"It paints a bleak picture and shows the reality of how much stress the health care system and those who work within it are under."

Michael said the government must step up its efforts to train more internal medicine specialists and keep them in the province.

bsweet@thetelegram.com

On the web http://www.nlma.nf.ca/

Organizations: Royal College of Physicians, Newfoundland and Labrador Medical Association

Geographic location: Newfoundland and Labrador, St. John's, Burin Clarenville Marystown St. Anthony Ontario Canada Carbonear

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Recent comments

  • Manuel
    July 02, 2010 - 13:24

    Well if you guys could stop making mistakes and then cover it up when you do or stop fighting like 2 year olds maybe we could get other people here to help you people.
    As it stands you guys have about the wrost record and act like a group of teenagers when caught covering up your mistakes.
    I say cut there salaries in half and start using the rest of the money to pay a decent mature doctor to come here.

  • I C Clearly
    July 02, 2010 - 13:15

    It angers me that our government has focused their negotiations with the doctors to be a battle over money. Our lives and our healthcare system are at stake, yet the view of the government is 'too much, over the moon etc. etc.'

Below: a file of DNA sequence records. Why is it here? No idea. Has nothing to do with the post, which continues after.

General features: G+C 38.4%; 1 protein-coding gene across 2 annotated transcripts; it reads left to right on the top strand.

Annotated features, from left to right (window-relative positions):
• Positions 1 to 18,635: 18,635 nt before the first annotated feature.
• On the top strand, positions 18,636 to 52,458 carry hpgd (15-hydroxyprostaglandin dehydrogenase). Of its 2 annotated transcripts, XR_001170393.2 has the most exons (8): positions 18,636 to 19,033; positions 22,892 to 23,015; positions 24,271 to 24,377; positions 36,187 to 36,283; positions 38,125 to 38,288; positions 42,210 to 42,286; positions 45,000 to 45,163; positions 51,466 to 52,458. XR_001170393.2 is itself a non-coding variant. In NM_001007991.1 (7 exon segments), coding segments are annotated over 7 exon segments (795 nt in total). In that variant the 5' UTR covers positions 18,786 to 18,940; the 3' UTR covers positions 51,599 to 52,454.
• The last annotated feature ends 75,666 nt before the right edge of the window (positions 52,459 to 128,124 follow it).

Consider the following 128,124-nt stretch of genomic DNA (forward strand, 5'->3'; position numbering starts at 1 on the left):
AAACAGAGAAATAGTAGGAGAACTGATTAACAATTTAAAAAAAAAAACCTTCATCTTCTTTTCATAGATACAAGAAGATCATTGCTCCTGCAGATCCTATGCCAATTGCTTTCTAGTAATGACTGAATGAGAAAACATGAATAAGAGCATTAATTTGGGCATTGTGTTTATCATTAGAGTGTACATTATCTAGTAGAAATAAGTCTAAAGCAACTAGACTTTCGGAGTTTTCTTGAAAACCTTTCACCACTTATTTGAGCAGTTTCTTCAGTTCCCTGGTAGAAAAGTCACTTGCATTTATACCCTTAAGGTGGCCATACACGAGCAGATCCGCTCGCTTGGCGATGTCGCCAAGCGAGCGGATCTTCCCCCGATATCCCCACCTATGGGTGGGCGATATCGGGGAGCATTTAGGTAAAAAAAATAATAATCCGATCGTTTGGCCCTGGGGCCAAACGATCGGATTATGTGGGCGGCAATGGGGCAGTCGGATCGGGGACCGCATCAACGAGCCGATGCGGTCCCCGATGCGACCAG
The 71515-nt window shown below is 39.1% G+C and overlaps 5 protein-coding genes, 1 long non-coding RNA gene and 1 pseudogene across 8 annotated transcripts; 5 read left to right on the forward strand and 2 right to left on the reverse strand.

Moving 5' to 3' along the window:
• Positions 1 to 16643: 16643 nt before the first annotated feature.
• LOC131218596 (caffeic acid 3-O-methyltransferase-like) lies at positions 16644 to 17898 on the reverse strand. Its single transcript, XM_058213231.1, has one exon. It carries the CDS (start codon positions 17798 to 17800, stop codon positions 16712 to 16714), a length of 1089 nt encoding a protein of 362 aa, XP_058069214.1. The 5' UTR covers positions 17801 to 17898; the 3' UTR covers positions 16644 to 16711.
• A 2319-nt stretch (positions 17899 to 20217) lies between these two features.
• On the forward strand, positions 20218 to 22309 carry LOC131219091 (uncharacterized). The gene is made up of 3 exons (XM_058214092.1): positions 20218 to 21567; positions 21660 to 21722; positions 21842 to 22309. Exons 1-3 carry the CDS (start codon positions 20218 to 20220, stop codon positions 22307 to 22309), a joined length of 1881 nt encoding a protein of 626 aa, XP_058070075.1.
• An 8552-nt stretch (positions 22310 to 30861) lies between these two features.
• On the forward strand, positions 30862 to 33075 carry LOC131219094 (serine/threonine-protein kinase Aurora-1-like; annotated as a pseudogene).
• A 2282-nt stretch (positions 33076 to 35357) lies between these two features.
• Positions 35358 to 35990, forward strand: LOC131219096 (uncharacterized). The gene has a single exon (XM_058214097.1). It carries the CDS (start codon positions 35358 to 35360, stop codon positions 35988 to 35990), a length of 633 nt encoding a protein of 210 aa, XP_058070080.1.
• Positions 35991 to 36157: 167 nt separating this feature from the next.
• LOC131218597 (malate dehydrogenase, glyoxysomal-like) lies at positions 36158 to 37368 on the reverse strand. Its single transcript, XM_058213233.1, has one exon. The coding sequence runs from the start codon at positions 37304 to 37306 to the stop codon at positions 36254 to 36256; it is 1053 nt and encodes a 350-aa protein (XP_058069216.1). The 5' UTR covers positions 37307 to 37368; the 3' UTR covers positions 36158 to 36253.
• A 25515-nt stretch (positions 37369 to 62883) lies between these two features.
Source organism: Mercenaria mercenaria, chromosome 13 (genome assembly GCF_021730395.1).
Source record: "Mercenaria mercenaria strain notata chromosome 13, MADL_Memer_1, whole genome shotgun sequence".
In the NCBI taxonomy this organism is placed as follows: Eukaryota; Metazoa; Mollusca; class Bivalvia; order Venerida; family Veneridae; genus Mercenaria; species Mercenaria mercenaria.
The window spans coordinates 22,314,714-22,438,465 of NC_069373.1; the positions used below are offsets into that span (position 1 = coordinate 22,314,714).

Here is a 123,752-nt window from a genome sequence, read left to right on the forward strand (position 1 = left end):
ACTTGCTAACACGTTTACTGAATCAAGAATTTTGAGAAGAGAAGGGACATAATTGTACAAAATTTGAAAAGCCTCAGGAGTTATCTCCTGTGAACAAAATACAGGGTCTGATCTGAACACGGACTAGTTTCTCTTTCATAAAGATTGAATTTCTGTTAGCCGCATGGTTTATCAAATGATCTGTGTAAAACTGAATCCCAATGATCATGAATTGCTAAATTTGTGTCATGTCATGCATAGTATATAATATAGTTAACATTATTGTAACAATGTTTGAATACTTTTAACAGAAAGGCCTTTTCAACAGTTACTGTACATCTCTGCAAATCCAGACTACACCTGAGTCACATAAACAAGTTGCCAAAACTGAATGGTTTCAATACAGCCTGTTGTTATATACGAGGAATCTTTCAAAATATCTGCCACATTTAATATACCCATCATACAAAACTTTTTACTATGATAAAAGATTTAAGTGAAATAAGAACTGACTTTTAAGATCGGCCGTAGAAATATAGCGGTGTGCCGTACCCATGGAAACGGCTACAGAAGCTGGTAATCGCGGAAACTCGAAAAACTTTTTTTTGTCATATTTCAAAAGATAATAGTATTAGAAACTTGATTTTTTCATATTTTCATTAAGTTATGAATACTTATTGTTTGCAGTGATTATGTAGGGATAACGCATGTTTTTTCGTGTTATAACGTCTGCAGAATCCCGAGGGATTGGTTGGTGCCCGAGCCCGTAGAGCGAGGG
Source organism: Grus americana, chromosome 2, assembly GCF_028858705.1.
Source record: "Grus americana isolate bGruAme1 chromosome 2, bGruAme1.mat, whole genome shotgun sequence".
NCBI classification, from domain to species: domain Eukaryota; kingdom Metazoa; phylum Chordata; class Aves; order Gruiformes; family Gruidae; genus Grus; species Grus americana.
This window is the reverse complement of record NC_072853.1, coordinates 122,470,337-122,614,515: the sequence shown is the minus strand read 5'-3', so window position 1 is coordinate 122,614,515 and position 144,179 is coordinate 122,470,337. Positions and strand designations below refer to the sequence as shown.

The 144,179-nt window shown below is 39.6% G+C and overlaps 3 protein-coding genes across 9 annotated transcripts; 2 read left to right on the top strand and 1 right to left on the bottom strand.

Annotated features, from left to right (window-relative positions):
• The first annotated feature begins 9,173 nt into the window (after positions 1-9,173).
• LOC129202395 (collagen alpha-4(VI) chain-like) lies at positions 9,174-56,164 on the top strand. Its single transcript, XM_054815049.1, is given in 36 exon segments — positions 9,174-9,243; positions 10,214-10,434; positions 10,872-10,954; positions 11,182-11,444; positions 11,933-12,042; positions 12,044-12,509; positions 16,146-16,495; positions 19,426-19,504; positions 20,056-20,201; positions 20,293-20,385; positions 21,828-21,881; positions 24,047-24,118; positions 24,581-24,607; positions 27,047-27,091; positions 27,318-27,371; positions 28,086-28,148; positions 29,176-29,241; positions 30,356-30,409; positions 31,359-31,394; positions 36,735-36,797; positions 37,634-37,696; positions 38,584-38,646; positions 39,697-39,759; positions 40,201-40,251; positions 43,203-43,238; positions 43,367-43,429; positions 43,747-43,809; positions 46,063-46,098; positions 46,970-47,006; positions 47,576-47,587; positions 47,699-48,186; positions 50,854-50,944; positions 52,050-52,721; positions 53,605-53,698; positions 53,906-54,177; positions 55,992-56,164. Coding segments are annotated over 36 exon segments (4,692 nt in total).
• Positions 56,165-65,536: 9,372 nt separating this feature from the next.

Those words were not uttered by Danny Williams when his own health was at stake. If this were his health being affected, no price would be too high. Health care is our #1 priority, ahead of hydro dams, equity stakes, paper mill bail outs and other 'business minded' initiatives. It's time that this government recognizes that fact and starts giving our health care system the attention that it deserves. Thank you to the doctors who have bravely spoken up on this issues, and how our non-competitiveness is affecting both their lives and the lives of their patients.

  • Manuel
    July 01, 2010 - 20:10

    Well if you guys could stop making mistakes and then cover it up when you do or stop fighting like 2 year olds maybe we could get other people here to help you people.
    As it stands you guys have about the wrost record and act like a group of teenagers when caught covering up your mistakes.
    I say cut there salaries in half and start using the rest of the money to pay a decent mature doctor to come here.

  • I C Clearly
    July 01, 2010 - 19:55

    It angers me that our government has focused their negotiations with the doctors to be a battle over money. Our lives and our healthcare system are at stake, yet the view of the government is 'too much, over the moon etc. etc.'
    Those words were not uttered by Danny Williams when his own health was at stake. If this were his health being affected, no price would be too high. Health care is our #1 priority, ahead of hydro dams, equity stakes, paper mill bail outs and other 'business minded' initiatives. It's time that this government recognizes that fact and starts giving our health care system the attention that it deserves. Thank you to the doctors who have bravely spoken up on this issues, and how our non-competitiveness is affecting both their lives and the lives of their patients.